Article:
The Supreme Court of Missouri ruled [opinion, PDF] Tuesday a parole revocation was improper because the court failed to consider reasons why an indigent defendant failed to pay court cost. The case dealt with a man named William Fleming who was unable to repay $4,236.50 in three years as required by the court in conjunction with his probation. After missing numerous payments, the lower court revoked his probation even though his probation officer requested an alternative plan without costs. Fleming argued it was a violation of his due process rights to revoke his bond for failing to pay when he complied with the terms of his probation except for repaying the court costs. The Missouri Supreme Court noted found
The sentencing court violated Mr. Fleming’s due process and equal protection rights when it improperly revoked his probation for failure to pay court costs without first inquiring as to the reasons for his failure to pay, making findings as to whether he willfully refused to pay or failed to make bona fide efforts to acquire the resources to pay, and considering the conditions he has already satisfied or other alternative measures of punishment. Therefore, Mr. Fleming is ordered discharged from his sentence of imprisonment and subsequent parole and restored to his status as a probationer.
The lower court has 60 days to investigate and initiate a new revocation hearing or Fleming is off probation.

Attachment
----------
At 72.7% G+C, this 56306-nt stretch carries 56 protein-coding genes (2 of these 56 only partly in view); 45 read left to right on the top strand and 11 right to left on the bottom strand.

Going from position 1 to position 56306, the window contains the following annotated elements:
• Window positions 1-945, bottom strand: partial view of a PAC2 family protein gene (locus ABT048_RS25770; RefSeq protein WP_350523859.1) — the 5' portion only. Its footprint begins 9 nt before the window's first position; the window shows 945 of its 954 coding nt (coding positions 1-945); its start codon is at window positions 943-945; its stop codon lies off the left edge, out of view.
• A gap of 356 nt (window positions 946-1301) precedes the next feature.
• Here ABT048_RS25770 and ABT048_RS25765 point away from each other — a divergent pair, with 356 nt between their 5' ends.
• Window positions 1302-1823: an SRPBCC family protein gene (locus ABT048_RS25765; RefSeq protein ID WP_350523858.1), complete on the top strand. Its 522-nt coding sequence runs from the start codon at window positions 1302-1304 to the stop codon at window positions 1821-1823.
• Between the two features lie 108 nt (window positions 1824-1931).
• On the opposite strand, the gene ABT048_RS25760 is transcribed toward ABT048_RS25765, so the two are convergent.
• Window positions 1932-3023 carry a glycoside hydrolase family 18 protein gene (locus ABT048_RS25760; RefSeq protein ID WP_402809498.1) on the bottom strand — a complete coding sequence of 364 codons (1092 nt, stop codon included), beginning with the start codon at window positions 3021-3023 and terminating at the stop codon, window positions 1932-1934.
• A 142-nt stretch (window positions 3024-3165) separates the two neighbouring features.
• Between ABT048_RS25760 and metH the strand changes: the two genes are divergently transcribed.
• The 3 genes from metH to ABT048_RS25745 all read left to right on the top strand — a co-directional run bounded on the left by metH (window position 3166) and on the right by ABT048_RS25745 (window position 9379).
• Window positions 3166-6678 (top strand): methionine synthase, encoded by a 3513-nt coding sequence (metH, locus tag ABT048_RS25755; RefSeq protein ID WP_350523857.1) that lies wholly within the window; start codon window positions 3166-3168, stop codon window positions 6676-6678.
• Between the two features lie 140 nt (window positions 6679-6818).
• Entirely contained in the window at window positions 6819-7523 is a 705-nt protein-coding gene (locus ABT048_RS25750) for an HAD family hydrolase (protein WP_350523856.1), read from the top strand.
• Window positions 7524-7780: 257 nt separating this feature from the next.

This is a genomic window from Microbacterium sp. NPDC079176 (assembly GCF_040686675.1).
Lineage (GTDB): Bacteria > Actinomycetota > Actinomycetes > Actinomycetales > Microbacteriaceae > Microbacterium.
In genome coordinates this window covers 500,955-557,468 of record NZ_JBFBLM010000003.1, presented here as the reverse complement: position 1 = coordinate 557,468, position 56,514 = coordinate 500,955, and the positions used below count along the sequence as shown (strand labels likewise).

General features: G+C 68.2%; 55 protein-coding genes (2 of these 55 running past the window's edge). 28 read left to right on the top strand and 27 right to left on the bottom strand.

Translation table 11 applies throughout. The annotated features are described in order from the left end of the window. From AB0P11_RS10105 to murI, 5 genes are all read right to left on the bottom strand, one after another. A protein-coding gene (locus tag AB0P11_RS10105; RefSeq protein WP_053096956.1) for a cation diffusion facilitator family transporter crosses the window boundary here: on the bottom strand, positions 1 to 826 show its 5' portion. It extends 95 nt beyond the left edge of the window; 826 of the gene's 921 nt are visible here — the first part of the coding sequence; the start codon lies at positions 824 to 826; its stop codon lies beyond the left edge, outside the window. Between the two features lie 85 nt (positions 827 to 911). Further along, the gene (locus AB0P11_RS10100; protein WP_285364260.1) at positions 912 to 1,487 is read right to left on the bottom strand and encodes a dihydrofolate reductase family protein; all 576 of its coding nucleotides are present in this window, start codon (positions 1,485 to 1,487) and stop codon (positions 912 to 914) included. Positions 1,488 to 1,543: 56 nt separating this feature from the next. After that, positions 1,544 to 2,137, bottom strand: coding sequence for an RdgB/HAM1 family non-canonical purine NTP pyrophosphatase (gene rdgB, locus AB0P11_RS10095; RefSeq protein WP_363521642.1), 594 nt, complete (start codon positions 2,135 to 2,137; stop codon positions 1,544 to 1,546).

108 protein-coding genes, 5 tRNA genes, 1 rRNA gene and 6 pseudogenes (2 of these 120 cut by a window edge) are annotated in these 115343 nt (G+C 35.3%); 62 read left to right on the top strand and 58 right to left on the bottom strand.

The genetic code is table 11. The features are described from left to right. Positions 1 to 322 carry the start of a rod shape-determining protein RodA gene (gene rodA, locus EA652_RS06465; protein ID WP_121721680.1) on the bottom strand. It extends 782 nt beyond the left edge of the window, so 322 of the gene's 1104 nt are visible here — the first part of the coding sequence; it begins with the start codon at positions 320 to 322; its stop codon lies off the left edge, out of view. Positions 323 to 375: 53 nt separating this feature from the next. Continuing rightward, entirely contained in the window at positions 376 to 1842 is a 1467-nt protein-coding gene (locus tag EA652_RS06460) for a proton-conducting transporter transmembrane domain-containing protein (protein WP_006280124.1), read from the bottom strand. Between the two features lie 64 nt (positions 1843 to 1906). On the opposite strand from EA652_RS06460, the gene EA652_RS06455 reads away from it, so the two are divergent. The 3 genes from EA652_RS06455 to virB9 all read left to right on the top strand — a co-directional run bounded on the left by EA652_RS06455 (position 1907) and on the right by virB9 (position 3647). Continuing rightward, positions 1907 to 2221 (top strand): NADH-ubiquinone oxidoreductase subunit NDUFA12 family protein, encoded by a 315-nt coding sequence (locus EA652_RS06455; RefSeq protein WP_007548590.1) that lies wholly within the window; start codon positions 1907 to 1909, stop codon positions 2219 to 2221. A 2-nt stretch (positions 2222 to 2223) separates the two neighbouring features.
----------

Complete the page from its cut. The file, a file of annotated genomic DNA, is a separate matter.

The issue of finances as a factor for revocation or imprisonment is a contested issue. The Maryland Court of Appeals adopted a rule [JURIST report] in February ending the practice of holding criminal defendants in jail before trial when they cannot afford bail. Last June A lawsuit accused [JURIST report] a Louisiana judge of running a modern-day debtors’ prison for sentencing people to jail when they could not afford fees. Last March The American Civil Liberties Union (ACLU) reached a settlement [JURIST report] with the city of Biloxi, Mississippi, in a lawsuit alleging that the detention of defendants unable to pay fines for misdemeanor charges exhibited deliberate indifference to their constitutional rights. Also last March The US Department of Justice (DOJ) urged [JURIST report] state court systems to stop using procedural routines and hefty fines to profit off poor defendants.